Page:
My winter sport adventures did not end there. On Saturday, I was invited to partake in two other sacred Minnesota rituals: snowmobiling and ice fishing.

I was initiated into snowmobiling as a passenger behind an experienced snowmobiler. The snow on Big Pine Lake had hardened into gulleys and molehills after a thaw and refreeze the day before. I learned that that kind of terrain causes a snowmobile to jump and go bumpily, and I was not quite prepared for the physical effort required to hold on for such a ride. After a 10 minute ride as passenger, my host offered me the opportunity to take over as driver. I was surprised at the power of the vehicle once I had pushed the throttle passed its motion threshold, and I quickly grabbed at the brake when I found myself going faster than I was comfortable with. After driving for a minute or two, I had had my share. I was also conscious that my host might prefer to have a more experienced driver handling his valuable machine, so I slid off, and got a bit of exercise by walking through the snow the few additional yards to the ice fishing house.

The fishhouse was a typical vintage from the outside. Roughly rectangular and boxy, made out of metal with some randomly shaped windows cut out on three sides. I opened the door to find a small, carpeted room with five chairs, a table, and six holes in the floor on the perimeter of the room lined with buckets. The table was the center of activity. It was graced with beer bottles, some full and some empty, and well-sampled bags of snack chips. I was surprised at how warm the small house was and saw that there was a propane heater pumping heat into the small room. I had to look around to find evidence of fishing, the so-called purpose of the fish-house. I drew my attention to the six bucketed holes surrounding the room. Each one had a line descending into it from a pulley-like contraption attached to the wall near the ceiling. Anytime a fish pulled at the line, the pulley contraption would jingle, or at least that's what I was told, and the fishermen would rush to it to see if they could pull up a walleye. I did hear a jingle once during my afternoon's visit to the fish-house, but there was ultimately no fish at the end of the line. Clearly, the lack of fish did not diminish the point of the activity.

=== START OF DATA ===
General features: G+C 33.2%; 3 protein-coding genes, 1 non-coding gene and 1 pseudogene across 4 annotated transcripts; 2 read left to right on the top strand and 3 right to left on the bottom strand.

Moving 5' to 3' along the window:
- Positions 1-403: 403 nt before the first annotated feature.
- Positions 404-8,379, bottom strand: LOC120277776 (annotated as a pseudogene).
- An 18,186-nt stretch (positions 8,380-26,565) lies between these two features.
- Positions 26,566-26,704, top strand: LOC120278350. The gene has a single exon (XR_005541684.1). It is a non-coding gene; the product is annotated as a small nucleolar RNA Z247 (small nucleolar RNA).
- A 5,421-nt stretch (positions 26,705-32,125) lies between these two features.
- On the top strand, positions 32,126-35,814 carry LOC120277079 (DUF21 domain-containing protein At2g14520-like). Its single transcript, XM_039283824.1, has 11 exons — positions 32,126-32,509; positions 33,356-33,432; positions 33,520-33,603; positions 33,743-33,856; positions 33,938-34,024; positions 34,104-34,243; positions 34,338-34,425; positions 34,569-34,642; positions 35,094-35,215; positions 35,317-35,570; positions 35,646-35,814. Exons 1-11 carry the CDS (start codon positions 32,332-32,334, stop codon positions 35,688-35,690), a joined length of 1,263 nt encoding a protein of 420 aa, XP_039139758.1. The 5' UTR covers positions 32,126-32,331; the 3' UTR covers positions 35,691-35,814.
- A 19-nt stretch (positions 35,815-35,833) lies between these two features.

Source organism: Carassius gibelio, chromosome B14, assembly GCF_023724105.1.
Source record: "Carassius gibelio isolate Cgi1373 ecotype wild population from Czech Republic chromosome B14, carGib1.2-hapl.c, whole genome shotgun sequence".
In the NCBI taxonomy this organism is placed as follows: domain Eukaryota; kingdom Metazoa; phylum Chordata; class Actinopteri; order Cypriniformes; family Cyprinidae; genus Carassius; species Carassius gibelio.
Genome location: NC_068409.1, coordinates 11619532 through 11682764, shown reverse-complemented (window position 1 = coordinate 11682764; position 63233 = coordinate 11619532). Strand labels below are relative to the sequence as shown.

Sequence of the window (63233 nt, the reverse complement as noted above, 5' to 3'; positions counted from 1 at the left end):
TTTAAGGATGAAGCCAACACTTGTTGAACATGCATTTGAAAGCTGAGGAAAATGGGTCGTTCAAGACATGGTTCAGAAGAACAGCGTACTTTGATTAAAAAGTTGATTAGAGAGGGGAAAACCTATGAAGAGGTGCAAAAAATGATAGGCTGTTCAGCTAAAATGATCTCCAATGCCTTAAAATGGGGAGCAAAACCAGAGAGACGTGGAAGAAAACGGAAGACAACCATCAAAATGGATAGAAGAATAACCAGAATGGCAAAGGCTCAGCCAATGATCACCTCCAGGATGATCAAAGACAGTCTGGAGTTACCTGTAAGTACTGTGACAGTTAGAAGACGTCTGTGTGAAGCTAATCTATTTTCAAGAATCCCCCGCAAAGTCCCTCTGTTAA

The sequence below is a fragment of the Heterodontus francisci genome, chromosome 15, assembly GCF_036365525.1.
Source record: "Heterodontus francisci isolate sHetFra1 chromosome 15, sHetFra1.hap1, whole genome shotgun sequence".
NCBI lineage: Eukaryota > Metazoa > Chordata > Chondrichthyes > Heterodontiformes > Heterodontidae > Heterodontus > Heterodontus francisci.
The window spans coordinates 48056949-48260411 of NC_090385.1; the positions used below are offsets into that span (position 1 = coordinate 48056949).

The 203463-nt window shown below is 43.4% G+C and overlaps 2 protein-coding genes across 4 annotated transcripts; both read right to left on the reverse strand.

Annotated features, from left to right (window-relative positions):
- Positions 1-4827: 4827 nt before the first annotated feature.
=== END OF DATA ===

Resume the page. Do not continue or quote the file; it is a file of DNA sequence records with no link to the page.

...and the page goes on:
Ice-fishing has always sounded to me like it was an activity far more charming in concept than in practice. The very term "ice-fishing" suggests long sojourns of tedious monotony in icy temperatures with wet and frozen fingers and toes in order to catch much-needed supper for one's family. I was surprised to discover that ice-fishing today is barely a sport, is accomplished in warm rooms, and requires little forebearance, save the patience to tolerate long games of cards, DVD-watching, television, and amiable conversations accompanied by beer drinking and snacks. It seems to be a way to do exactly what one might want to do in one's house on a weekend, without the nagging of chores, phones, spouses, kids, or anything else that can be left at home. It's really an escape, which, so I'm told, occasionally produces something to eat.

I now feel like I have caught up on the winter activities I missed out on last year. There is one activity left that I'd like to do: ice-skating. I am happy to report that I received a set of ice skates for Christmas. As soon as I am able, you'll see me out there falling on the ice. Since ice is less forgiving than the snow, you'll be able to recognize me by the mounds of padding I have stuffed into my winter coat and pants.